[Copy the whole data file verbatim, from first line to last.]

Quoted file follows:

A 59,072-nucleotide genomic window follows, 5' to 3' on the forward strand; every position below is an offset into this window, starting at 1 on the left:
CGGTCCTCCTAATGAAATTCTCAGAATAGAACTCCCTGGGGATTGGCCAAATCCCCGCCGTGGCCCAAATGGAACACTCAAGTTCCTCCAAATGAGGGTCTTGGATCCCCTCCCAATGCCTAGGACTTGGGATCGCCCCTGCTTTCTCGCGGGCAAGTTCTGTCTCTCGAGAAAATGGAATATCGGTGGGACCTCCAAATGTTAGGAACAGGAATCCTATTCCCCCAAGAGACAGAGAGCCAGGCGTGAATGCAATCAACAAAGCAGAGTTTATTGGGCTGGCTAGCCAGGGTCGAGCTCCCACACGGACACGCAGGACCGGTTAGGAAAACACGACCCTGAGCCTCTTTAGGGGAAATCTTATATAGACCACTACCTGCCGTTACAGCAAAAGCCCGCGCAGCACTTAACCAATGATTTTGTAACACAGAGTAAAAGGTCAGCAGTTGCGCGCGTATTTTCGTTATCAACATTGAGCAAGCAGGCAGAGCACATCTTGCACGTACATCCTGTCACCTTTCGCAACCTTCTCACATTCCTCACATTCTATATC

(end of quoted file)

A 59,072-nucleotide genomic window follows, 5' to 3' on the forward strand; every position below is an offset into this window, starting at 1 on the left:
CGGTCCTCCTAATGAAATTCTCAGAATAGAACTCCCTGGGGATTGGCCAAATCCCCGCCGTGGCCCAAATGGAACACTCAAGTTCCTCCAAATGAGGGTCTTGGATCCCCTCCCAATGCCTAGGACTTGGGATCGCCCCTGCTTTCTCGCGGGCAAGTTCTGTCTCTCGAGAAAATGGAATATCGGTGGGACCTCCAAATGTTAGGAACAGGAATCCTATTCCCCCAAGAGACAGAGAGCCAGGCGTGAATGCAATCAACAAAGCAGAGTTTATTGGGCTGGCTAGCCAGGGTCGAGCTCCCACACGGACACGCAGGACCGGTTAGGAAAACACGACCCTGAGCCTCTTTAGGGGAAATCTTATATAGACCACTACCTGCCGTTACAGCAAAAGCCCGCGCAGCACTTAACCAATGATTTTGTAACACAGAGTAAAAGGTCAGCAGTTGCGCGCGTATTTTCGTTATCAACATTGAGCAAGCAGGCAGAGCACATCTTGCACGTACATCCTGTCACCTTTCGCAACCTTCTCACATTCCTCACATTCTATATC